Random Bit from the Same Universe as Breaking Your Fast
, Entirely from Haytham's point of view.
Desmond is born with a caul over his head. Desmond is his great-great-great-great-great-great-grea
t-grandson and the second birth in his line he managed to witness. It is a messy business as his mother, who is being fretted over by a spirit both too old and too young, returns from what was supposed to be a simple reconnaissance mission and goes into premature labor. Haytham doesn't usually pay mind to the activities of the Assassins around him or the Templars curiosity occasionally drives him to seek out. It bothers him, sometimes, how his bloodline has been so utterly subsumed into the Assassins, but... he also has had time to think in the intervening centuries.
He had never been able to make Connor, make Ratonhnhaké:ton
see reason, and in the end died for it. Anger had been his first response; an impotent rage that drove him to follow after his son. To witness the failures that followed the boy, how his hopes never truly succeeded, and feel some sort of dark satisfaction. He waited for Ratonhnhaké:ton to fall into despair, thought that might give him the fulfillment enough to pass on, but somehow it didn't happen.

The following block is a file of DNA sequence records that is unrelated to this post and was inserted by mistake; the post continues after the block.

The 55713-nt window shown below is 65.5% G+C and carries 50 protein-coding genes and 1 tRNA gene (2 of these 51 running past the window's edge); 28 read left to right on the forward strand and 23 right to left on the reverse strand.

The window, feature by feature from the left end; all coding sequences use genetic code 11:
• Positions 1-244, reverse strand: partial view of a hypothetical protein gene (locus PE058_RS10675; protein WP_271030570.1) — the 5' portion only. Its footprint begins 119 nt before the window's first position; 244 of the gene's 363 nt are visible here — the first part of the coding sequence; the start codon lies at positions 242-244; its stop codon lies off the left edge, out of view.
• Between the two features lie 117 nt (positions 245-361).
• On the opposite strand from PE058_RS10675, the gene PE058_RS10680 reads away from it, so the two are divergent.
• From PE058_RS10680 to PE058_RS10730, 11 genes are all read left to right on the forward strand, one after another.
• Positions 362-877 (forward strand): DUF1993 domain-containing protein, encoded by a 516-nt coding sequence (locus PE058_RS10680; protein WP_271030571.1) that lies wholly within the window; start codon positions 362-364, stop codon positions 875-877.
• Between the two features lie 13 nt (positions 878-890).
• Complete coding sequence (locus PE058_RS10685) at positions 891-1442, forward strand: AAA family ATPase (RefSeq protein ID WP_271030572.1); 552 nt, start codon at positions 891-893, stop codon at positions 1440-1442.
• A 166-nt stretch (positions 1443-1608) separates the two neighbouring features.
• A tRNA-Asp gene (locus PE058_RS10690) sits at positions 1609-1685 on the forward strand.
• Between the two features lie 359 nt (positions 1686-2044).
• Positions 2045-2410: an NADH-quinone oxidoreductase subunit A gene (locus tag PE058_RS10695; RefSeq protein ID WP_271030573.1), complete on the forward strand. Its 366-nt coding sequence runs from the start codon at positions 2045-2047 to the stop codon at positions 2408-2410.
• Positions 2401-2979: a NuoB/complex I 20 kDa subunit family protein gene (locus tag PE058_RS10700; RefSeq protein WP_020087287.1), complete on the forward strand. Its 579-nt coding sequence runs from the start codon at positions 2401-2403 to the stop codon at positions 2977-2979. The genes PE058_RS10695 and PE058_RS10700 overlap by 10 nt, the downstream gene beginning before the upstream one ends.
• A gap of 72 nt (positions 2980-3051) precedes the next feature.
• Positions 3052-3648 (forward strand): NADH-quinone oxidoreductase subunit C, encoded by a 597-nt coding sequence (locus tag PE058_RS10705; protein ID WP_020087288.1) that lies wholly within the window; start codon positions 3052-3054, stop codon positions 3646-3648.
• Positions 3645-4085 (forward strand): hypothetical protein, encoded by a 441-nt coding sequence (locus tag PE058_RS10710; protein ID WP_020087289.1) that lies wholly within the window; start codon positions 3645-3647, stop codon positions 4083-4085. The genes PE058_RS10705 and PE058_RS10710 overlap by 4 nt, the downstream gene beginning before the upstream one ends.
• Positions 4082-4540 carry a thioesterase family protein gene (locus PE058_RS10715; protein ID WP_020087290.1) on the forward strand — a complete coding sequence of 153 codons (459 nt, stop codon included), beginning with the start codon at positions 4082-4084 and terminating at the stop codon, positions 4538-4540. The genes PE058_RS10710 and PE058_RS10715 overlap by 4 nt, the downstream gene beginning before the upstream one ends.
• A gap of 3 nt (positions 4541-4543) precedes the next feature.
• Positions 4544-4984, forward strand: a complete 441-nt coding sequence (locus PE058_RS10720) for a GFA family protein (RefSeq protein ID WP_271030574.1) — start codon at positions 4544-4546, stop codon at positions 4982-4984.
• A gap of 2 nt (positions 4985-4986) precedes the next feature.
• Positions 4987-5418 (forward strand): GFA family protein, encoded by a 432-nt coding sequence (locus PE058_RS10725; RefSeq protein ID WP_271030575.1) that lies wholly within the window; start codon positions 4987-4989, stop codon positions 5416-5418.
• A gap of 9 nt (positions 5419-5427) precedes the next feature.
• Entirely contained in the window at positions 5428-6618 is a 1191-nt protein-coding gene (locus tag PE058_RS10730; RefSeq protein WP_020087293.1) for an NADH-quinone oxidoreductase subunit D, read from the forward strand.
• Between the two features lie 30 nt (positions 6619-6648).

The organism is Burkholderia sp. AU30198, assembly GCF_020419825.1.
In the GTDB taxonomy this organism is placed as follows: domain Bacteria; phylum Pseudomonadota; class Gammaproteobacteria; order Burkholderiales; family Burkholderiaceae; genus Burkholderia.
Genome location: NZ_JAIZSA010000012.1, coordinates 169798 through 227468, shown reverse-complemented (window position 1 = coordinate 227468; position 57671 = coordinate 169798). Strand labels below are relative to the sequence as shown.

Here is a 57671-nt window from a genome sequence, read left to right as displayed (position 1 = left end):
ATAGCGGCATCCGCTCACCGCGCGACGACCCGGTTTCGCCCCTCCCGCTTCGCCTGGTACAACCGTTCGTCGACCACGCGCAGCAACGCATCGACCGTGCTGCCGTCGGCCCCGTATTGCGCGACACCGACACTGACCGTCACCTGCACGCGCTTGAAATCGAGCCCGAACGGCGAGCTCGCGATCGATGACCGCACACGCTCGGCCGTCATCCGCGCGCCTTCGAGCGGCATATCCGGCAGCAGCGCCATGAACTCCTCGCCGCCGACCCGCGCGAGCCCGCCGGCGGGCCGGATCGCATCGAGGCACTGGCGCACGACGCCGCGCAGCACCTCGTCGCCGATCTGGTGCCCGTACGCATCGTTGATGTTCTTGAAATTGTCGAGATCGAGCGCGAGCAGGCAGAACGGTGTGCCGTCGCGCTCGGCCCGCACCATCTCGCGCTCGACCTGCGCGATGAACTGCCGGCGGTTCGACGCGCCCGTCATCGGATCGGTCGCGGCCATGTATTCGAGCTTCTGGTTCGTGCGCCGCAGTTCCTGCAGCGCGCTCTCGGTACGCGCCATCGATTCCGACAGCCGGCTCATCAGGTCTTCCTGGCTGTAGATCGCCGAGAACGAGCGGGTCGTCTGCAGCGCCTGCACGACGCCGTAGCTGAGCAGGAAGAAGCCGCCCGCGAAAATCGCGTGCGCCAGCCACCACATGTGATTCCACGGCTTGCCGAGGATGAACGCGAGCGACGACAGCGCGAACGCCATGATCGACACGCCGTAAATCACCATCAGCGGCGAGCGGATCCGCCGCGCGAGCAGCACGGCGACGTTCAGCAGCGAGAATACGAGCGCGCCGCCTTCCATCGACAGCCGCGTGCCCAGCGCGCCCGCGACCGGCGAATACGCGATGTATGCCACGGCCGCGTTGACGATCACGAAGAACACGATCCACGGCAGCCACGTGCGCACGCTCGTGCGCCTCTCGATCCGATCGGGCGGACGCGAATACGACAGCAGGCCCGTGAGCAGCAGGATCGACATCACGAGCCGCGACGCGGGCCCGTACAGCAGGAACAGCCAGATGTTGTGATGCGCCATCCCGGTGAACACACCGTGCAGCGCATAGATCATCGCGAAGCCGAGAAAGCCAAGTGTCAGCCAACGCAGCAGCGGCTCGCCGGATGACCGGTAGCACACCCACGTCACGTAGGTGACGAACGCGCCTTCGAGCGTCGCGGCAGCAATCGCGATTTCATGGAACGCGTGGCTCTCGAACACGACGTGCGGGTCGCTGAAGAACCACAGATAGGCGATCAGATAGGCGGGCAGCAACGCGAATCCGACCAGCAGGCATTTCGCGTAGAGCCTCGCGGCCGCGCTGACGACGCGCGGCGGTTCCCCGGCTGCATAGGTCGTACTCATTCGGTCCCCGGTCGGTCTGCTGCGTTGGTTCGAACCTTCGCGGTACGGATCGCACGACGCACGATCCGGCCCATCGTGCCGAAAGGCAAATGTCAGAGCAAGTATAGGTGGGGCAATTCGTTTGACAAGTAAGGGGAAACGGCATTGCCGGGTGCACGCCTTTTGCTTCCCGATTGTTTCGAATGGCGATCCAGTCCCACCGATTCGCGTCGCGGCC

His son married. His son loved. His son was, if not happy,
content. He had a daughter who could see through eagle eyes and Haytham felt his anger cool to old, bitter ashes as shame trickled in. It was not for his choices, he did not regret joining the Templars and still believed their cause was the right
one, but the way he'd gone about things with Ratonhnhaké:ton had been... poor.
Ratonhnhaké:ton had been, by all civilized standards, still a child. A child that had been forced to raise himself as his father was absent and his mother dead. He had his tribe still, this was true, but they could not make up for the loss of a constant, parental presence. So easy, then, for Achilles to fill the spot that should have belonged to Haytham.
And Haytham had let him, in hindsight. Blinded by his own human hubris Haytham dismissed his sons concerns, his once-thought petty drives, and considered killing the young Assassin as one might consider if they should have eggs with their porridge it had become so routine. Never once had he thought this is my blood
and tried to learn about Ratonhnhaké:ton.
So it shouldn't have been a surprise that the quiet, unassuming yet intimidating boy
had no qualms betraying, fighting, and killing
the father that couldn't be bothered to use his own, true name.
If Haytham had bothered to truly listen, to question Charles instead of trying to get Ratonhnhaké:ton to question himself, maybe they needn't have fought. Maybe neither Assassin nor Templar would have had to die. But he didn't, and so he did, and his son lived long and well and his descendants by choice or circumstance fell back into the welcoming arms of Haytham's strengthened enemy.
Thus, time flows on, until Desmond is born in the Year of Our Lord Nineteen Eighty-Seven with a caul over his head, pink and bloody and not breathing. And Haytham is terrified.